The next few posts will deal with effective feedback and the impact of positive and negative reinforcement. I’ll start off with a story that I often tell in lectures.
There’s a well established fact among pilot instructors, in the Air Force, that negative reinforcement works better than positive reinforcement. Combat pilots are very highly trained, go through an extremely rigorous selection procedure and have to maintain a very high level of personal discipline and fitness. The difference between success and failure, life and death effectively, can come down to one decision. During training, these pilots are put under constant stress, to try and prepare them for the real situation.
The instructors have observed that these pilots respond better to being yelled at than being congratulated. What’s their evidence? Well, if a pilot does something really well, and is praised, chances are his or her performance will get worse. Whereas, if the pilot does something bad, or dangerous, and you yell at him or her, his or her performance will improve. Well, that’s a pretty simple framework. Let’s draw it as a diagram.
Now, of course, to see the impact of praise or abuse, you have to record what you did (the praise or abuse) and then what happened (improvement or decline). So we need to draw up some boxes. Ticks mean praise, crosses mean abuse. Up arrow mean improvement, down arrow means decline. A tick in the box that you reach by selecting the column that belongs to Praise (tick) and the row that belongs to Improvement (up arrow) means that the pilot improved after praise. Let’s look at a picture.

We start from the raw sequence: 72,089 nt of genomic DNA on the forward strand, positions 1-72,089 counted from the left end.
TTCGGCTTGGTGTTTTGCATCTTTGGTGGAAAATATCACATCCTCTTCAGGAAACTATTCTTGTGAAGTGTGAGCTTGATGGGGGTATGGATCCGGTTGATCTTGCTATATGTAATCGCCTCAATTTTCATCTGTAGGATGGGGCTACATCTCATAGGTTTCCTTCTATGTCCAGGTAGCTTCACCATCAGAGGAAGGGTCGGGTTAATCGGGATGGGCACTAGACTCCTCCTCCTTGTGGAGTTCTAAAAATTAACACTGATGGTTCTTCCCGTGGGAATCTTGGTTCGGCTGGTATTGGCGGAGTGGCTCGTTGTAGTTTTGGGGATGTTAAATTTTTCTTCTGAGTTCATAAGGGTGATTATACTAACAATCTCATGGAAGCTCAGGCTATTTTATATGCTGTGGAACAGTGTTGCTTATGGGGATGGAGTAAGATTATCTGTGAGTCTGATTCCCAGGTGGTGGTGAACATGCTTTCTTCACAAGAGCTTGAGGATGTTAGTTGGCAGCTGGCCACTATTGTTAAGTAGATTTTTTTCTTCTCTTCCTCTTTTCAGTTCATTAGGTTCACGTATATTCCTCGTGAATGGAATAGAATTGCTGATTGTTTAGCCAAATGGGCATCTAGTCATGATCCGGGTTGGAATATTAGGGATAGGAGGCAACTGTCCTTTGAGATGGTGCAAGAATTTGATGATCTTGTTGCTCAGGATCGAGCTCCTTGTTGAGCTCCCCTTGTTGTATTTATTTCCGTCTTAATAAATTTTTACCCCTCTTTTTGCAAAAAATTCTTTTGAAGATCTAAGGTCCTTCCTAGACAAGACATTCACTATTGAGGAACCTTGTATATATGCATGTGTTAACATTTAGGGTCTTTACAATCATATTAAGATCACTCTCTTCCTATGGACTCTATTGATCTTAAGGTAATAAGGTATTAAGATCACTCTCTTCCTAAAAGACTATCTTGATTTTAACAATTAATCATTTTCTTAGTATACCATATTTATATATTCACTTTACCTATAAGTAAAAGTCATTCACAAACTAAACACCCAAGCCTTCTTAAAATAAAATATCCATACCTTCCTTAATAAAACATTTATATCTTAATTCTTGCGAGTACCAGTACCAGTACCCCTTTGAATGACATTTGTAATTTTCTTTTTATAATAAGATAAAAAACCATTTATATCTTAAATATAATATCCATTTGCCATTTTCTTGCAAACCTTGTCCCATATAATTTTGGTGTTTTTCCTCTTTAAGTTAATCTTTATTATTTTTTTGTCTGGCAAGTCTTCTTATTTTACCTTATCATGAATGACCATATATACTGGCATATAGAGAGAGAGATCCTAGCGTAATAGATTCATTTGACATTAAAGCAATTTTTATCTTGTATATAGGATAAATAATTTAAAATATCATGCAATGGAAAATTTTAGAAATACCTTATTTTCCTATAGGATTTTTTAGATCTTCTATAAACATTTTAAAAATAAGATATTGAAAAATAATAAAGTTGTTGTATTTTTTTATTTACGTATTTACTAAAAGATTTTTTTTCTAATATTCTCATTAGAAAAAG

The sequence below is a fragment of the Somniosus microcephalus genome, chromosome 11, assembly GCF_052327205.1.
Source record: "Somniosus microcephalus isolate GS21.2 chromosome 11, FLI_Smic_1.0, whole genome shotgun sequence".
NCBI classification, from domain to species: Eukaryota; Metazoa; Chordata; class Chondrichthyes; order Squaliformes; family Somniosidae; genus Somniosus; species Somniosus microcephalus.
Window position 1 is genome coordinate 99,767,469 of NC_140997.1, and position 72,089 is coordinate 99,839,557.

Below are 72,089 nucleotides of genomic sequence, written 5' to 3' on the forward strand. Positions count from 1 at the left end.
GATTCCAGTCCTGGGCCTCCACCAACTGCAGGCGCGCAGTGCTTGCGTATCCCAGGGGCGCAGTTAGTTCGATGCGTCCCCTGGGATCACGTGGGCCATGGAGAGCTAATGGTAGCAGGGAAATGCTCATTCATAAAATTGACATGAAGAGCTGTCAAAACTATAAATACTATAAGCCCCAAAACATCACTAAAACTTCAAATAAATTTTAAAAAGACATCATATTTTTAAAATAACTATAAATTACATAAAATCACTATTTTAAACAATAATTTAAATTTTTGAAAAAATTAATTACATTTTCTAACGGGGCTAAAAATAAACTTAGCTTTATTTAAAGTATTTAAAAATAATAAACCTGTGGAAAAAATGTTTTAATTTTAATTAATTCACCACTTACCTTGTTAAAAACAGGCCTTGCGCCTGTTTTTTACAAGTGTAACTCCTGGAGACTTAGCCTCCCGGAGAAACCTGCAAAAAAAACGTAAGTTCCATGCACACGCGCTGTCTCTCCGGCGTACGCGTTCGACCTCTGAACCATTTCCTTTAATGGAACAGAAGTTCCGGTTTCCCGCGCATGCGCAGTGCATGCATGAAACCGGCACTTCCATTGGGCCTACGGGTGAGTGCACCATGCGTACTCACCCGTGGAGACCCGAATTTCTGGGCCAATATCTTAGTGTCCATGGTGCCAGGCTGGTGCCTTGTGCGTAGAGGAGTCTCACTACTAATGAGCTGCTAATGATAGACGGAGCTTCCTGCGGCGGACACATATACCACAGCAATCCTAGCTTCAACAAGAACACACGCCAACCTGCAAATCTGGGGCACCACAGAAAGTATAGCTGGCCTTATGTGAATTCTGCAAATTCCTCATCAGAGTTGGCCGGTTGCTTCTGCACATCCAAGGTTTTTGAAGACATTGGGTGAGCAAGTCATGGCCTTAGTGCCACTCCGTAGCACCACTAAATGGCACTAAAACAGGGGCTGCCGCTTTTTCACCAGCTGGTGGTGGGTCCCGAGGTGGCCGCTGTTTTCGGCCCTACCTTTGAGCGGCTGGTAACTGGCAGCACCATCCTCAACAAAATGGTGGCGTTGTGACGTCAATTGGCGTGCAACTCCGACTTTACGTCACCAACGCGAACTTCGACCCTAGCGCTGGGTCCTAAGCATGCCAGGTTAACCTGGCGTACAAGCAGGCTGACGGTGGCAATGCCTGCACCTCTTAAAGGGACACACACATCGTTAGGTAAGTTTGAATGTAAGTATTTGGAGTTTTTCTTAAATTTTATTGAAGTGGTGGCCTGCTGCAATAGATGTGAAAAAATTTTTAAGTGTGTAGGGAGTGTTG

So here we can see that, much as an instructor would expect, when I’m nice to you, you get worse more often that you get better. You get better once when praised, compared to getting worse three times. But, wow, when I yelled at you, you get better far more often than you got worse!
There is, of course, a trick here. Yes, it appears that shouting works better than praising but, without giving the game away in the comments (or Googling), do you know why? (The data is a reasonable approximation of the real situation, so there are no hidden arrows or ticks anywhere. 🙂 )
Now, true confession, the picture above is not actually of pilot training – I don’t have an F18 on my desk – but it will be a reasonable approximation of the situation, although it comes from a different source. The graph above comes from a game called “Card Shouting” and I’ll tell you more about that in tomorrow’s post.